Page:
How I came to meet 'Mexicanoes Negroes' — and racism — in Mexico

(Source: Houston Chronicle July 17, 2005. Photo by Joy Sewing) The "N word" was not something I expected to hear while I lived in Mexico. A middle-aged man shouted the racial slur from a moving car as I and several other journalists — another African-American woman and a Puerto Rican man — left a restaurant in Cuernavaca. The verbal assault took my breath away. In a country where I had grown to identify with its rich, colorful culture and brown faces, I was slapped with a racial insult, and I was stunned. I spent more than five months in Mexico in 1997 on a National Press Foundation fellowship to study Spanish. During that time, as I struggled to improve my language skills, I also tried to understand how racism could exist there. "There's no racism in here Mexico," I was told frequently by teachers and friends. Economics, they said, was the issue. The poorer you are, the worse life is. More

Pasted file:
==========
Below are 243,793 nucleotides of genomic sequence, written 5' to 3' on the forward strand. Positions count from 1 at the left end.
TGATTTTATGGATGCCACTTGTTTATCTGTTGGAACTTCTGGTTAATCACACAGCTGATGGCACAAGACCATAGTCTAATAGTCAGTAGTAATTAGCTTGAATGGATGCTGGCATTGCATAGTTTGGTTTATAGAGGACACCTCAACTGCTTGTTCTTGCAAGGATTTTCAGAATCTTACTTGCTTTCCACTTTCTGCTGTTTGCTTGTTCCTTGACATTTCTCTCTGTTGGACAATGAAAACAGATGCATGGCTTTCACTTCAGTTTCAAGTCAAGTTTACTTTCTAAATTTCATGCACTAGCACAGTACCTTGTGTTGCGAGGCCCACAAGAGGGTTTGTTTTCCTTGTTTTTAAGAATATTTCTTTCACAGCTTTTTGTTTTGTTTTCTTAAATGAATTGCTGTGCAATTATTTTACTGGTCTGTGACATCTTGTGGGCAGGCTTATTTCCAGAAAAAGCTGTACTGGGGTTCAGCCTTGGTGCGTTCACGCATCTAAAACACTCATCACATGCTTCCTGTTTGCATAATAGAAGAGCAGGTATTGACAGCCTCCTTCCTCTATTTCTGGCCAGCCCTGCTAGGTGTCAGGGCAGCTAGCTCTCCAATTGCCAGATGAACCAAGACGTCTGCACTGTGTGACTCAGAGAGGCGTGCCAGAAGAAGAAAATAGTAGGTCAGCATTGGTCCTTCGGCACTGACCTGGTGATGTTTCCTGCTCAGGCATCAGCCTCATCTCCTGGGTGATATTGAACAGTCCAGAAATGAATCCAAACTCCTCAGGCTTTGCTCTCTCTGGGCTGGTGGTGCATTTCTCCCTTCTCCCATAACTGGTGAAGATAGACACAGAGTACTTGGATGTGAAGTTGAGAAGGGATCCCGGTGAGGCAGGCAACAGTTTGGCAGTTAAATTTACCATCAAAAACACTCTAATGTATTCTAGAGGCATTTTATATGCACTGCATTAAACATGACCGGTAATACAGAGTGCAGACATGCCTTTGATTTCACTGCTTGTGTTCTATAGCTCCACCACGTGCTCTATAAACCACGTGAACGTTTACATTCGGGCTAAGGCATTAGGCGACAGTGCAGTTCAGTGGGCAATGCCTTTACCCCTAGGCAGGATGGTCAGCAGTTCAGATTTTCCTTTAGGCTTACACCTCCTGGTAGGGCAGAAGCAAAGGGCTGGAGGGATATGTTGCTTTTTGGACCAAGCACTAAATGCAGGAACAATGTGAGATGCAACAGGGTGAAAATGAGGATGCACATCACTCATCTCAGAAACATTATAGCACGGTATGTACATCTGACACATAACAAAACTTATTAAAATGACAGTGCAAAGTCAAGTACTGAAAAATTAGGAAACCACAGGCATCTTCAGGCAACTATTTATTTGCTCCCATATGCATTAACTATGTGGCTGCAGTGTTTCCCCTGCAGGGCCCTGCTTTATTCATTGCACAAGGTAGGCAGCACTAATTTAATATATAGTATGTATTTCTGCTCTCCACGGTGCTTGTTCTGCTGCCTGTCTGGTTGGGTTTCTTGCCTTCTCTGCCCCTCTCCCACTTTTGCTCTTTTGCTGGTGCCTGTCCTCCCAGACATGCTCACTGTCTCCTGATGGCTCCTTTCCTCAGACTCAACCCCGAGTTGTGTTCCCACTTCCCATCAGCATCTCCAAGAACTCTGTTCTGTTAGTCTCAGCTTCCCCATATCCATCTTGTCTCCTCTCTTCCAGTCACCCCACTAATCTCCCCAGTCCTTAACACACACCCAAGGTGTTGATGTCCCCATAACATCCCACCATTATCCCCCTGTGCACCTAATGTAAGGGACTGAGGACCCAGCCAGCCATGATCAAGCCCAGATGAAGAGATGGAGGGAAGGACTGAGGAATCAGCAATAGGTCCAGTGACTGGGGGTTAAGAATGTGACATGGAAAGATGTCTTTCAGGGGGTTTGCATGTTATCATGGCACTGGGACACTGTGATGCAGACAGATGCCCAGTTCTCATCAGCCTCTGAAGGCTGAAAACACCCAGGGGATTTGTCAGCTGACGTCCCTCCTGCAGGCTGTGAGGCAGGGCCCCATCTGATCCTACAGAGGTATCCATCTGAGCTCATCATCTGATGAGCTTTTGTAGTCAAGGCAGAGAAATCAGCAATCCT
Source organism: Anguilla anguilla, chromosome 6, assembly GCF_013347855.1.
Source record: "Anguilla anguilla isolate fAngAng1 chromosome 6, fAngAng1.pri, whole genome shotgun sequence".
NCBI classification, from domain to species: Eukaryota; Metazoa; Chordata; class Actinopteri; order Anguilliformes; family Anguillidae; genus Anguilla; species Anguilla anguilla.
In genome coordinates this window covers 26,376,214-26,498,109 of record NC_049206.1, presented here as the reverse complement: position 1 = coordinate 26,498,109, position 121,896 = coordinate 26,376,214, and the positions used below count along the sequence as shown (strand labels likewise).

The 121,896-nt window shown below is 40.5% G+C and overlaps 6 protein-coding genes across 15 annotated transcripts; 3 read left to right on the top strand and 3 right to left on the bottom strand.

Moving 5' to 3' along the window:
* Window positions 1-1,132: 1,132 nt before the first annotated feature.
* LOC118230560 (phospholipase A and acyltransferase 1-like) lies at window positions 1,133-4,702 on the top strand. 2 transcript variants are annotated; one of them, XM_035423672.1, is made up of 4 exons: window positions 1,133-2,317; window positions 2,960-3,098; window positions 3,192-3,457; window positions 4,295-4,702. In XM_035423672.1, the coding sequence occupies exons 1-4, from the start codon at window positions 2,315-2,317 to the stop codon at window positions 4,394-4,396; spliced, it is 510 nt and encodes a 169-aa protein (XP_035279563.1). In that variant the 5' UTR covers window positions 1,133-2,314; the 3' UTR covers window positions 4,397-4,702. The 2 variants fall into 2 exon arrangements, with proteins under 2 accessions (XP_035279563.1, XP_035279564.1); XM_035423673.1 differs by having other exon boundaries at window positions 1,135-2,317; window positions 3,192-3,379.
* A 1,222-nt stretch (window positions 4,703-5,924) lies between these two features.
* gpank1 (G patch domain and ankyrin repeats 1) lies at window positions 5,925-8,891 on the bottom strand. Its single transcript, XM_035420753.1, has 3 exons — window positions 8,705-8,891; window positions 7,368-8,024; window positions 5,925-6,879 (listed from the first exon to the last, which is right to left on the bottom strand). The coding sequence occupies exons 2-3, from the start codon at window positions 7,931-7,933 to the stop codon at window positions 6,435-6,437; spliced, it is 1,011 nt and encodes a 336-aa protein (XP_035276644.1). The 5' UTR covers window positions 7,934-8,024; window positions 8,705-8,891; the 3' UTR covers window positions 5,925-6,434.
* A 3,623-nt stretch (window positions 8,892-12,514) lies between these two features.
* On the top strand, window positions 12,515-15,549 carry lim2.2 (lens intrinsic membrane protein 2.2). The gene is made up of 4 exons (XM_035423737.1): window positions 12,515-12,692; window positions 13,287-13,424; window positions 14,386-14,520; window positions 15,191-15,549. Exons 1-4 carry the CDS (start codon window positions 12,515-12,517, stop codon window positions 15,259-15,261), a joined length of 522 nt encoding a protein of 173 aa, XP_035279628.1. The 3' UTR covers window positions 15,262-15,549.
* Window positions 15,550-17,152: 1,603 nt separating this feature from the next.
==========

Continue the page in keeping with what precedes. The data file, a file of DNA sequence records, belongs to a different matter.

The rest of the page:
(Source: Houston Chronicle July 17, 2005. Photo by Joy Sewing)

The "N word" was not something I expected to hear while I lived in Mexico.

A middle-aged man shouted the racial slur from a moving car as I and several other journalists — another African-American woman and a Puerto Rican man — left a restaurant in Cuernavaca. The verbal assault took my breath away.

In a country where I had grown to identify with its rich, colorful culture and brown faces, I was slapped with a racial insult, and I was stunned.

I spent more than five months in Mexico in 1997 on a National Press Foundation fellowship to study Spanish. During that time, as I struggled to improve my language skills, I also tried to understand how racism could exist there.

"There's no racism in here Mexico," I was told frequently by teachers and friends. Economics, they said, was the issue. The poorer you are, the worse life is.

More